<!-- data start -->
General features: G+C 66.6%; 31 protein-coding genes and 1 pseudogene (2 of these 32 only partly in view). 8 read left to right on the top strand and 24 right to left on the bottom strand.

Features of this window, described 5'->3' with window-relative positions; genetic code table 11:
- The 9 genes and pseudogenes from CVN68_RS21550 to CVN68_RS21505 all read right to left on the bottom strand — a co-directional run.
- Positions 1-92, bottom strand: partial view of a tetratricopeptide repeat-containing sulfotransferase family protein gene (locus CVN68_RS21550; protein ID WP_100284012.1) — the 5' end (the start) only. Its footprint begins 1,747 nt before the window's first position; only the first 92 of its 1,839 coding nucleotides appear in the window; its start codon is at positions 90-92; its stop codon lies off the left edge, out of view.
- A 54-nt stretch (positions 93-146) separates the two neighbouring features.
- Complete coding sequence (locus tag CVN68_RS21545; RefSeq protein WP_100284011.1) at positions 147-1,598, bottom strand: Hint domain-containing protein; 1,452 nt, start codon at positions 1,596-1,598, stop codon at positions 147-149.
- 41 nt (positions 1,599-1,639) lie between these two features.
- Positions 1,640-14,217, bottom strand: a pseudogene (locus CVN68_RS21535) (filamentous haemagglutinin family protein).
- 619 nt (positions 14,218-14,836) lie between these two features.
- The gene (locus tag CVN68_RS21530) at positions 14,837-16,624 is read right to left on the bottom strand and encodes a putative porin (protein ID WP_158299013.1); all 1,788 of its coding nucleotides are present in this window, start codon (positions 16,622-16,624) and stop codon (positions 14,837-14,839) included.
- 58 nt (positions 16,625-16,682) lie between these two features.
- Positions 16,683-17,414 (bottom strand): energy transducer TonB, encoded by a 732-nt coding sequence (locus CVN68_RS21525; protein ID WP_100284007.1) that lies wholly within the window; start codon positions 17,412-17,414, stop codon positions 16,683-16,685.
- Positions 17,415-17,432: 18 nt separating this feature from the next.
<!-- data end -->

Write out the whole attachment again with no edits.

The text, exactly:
General features: G+C 66.6%; 31 protein-coding genes and 1 pseudogene (2 of these 32 only partly in view). 8 read left to right on the top strand and 24 right to left on the bottom strand.

Features of this window, described 5'->3' with window-relative positions; genetic code table 11:
- The 9 genes and pseudogenes from CVN68_RS21550 to CVN68_RS21505 all read right to left on the bottom strand — a co-directional run.
- Positions 1-92, bottom strand: partial view of a tetratricopeptide repeat-containing sulfotransferase family protein gene (locus CVN68_RS21550; protein ID WP_100284012.1) — the 5' end (the start) only. Its footprint begins 1,747 nt before the window's first position; only the first 92 of its 1,839 coding nucleotides appear in the window; its start codon is at positions 90-92; its stop codon lies off the left edge, out of view.
- A 54-nt stretch (positions 93-146) separates the two neighbouring features.
- Complete coding sequence (locus tag CVN68_RS21545; RefSeq protein WP_100284011.1) at positions 147-1,598, bottom strand: Hint domain-containing protein; 1,452 nt, start codon at positions 1,596-1,598, stop codon at positions 147-149.
- 41 nt (positions 1,599-1,639) lie between these two features.
- Positions 1,640-14,217, bottom strand: a pseudogene (locus CVN68_RS21535) (filamentous haemagglutinin family protein).
- 619 nt (positions 14,218-14,836) lie between these two features.
- The gene (locus tag CVN68_RS21530) at positions 14,837-16,624 is read right to left on the bottom strand and encodes a putative porin (protein ID WP_158299013.1); all 1,788 of its coding nucleotides are present in this window, start codon (positions 16,622-16,624) and stop codon (positions 14,837-14,839) included.
- 58 nt (positions 16,625-16,682) lie between these two features.
- Positions 16,683-17,414 (bottom strand): energy transducer TonB, encoded by a 732-nt coding sequence (locus CVN68_RS21525; protein ID WP_100284007.1) that lies wholly within the window; start codon positions 17,412-17,414, stop codon positions 16,683-16,685.
- Positions 17,415-17,432: 18 nt separating this feature from the next.